Dot map shows gas leaks found by researchers while surveying in Washington, D.C. (credit: Duke University)

Dot map shows gas leaks found by researchers while surveying in Washington, D.C. (credit: Duke University)

LANHAM, Md. (CBSDC) — A new report has found nearly 6,000 natural gas leaks in Washington, D.C., including 12 in manholes where high methane levels posed a risk of explosion.

Researchers from Duke University and Boston University used methane gas-detection instruments to detect 5,893 leaks under the streets of the nation’s capital.

The team found 19 of the leaks had high levels of methane, which is a powerful greenhouse gas that contributes to global warming and is the primary ingredient of natural gas.

Twelve of those manholes could have caused explosions because of their high concentrations of methane — about 10 times the threshold at which explosions can occur.

In February, the scientists say they reported the high-level leaks to Washington Gas. But four months later, the team found several leaks still had dangerously-high methane concentrations that could cause explosions.

“Somewhere underground where the gas is leaking out, in potential, is dangerous,” Rob Jackson, professor of environmental sciences at Duke who led the study, told WNEW’s Kevin Rincon.

The average methane concentration discovered in the leaks was reportedly more than two times higher than the background concentration collected in the city.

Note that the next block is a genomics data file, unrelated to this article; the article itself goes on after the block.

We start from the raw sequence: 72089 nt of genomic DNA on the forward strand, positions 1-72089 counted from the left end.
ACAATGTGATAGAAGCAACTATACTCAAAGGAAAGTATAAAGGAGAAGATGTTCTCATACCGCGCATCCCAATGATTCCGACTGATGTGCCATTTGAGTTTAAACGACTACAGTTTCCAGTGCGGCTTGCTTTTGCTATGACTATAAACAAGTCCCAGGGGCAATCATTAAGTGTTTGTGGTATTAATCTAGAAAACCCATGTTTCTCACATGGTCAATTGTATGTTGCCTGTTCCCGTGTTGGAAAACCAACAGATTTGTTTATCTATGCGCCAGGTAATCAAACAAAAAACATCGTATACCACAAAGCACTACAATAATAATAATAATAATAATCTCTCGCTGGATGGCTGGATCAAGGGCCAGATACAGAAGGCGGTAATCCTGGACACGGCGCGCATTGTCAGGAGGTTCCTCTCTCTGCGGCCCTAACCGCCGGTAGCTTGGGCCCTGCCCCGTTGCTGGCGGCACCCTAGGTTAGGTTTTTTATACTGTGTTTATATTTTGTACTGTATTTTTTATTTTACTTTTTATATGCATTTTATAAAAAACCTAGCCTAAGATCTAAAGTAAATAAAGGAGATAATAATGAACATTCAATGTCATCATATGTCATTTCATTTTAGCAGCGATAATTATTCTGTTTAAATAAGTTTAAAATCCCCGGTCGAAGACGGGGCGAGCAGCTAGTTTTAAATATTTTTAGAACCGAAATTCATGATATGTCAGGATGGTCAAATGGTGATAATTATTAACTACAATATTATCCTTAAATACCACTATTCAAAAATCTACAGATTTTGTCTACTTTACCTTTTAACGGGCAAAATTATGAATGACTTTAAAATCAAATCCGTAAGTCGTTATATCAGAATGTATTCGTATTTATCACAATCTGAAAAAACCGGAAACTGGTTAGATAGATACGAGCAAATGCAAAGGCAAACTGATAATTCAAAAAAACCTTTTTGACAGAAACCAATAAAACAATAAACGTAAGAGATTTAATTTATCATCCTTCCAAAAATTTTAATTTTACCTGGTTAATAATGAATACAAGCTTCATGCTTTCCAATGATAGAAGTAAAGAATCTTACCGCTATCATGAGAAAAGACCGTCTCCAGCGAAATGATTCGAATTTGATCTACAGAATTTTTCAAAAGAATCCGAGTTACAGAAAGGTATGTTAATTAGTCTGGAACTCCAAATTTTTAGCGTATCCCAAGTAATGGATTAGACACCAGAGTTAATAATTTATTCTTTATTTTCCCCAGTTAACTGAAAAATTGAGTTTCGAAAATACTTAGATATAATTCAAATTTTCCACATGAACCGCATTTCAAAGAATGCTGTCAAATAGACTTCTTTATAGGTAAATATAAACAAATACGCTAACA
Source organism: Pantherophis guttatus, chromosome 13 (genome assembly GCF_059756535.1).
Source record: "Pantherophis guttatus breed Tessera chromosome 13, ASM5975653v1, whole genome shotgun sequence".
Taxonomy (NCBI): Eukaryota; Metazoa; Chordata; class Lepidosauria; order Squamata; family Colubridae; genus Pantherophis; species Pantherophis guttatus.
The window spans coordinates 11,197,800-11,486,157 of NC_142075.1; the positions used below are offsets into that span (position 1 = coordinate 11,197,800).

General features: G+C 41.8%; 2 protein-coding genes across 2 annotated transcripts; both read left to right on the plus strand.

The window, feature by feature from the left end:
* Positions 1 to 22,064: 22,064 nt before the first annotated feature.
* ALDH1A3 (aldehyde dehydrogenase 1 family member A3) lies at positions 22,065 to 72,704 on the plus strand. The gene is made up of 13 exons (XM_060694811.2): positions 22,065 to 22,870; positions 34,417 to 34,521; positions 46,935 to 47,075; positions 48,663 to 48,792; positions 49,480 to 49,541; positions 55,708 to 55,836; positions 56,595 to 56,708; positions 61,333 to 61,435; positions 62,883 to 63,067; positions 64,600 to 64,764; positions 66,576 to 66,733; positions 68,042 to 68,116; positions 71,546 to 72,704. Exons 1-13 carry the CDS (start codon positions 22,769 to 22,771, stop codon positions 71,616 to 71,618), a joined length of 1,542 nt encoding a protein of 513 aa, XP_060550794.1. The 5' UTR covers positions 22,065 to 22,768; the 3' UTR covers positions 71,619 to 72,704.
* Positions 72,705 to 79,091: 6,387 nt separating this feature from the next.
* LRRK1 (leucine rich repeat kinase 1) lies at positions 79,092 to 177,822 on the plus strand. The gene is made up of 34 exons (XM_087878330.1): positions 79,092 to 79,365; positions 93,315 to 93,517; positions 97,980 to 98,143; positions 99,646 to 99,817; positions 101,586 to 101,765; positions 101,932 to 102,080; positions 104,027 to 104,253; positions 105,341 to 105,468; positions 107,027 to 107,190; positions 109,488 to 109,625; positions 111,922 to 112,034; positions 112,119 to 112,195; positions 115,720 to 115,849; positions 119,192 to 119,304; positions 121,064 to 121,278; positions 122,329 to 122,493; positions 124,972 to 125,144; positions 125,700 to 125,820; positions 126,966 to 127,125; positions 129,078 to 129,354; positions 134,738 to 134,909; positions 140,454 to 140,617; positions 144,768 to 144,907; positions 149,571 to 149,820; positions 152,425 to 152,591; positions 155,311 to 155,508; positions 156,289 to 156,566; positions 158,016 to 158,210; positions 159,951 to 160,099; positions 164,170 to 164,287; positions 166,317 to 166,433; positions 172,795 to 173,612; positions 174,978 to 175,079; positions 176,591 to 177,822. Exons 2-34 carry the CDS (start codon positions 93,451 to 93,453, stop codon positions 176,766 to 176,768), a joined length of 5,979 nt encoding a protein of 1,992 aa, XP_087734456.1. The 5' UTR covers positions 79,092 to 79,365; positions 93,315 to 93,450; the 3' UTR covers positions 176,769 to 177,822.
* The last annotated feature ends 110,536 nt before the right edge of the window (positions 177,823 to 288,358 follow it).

Methane levels in some leaks, according to the study, were about 45 times higher than normal background levels.


The study was published Thursday in the peer-reviewed journal Environmental Science & Technology.

Natural gas accidents cause an average of 17 deaths, 68 injuries, and $133 million in property damage every year, according to the U.S. Pipeline and Hazardous Materials Safety Administration.

Washington Gas officials declined to answer questions about the study, but released this statement:

At Washington Gas, safety is the highest priority and the company lives by that obligation. We maintain rigorous inspection programs, operating procedures and record-keeping protocols. Washington Gas practices exceed the leak detection and repair procedures that are required by code, enforced by federal agencies and overseen by each state’s public service commission. The company continually takes appropriate actions to maintain the safety of its gas distribution system in Maryland, the District of Columbia and Virginia.

In accordance with the company’s standard protocol, Washington Gas immediately responds to every report of natural gas odor and repairs leaks 7 days a week, 24 hours a day, 365 days a year. With over 13,000 miles of distribution mains and more than 940,000 service lines in our system, it is not realistic to state that there are no leaks.

Throughout the country, all utilities are challenged with the timely replacement of aging infrastructure. Washington Gas continually replaces old infrastructure, as required. Maryland has recently joined Virginia and over 34 other states in recognizing this challenge by creating a law which allows for the accelerated replacement of aging infrastructure.

Washington Gas reminds customers and the general public that if they smell natural gas, or if they have an emergency involving natural gas, to leave the area immediately and call 911 or the Washington Gas at Emergency Leak Line at 703-750-1400 or 1-800-752-7520.

WNEW’s Kevin Rincon contributed to this report. Follow him and WNEW on Twitter.


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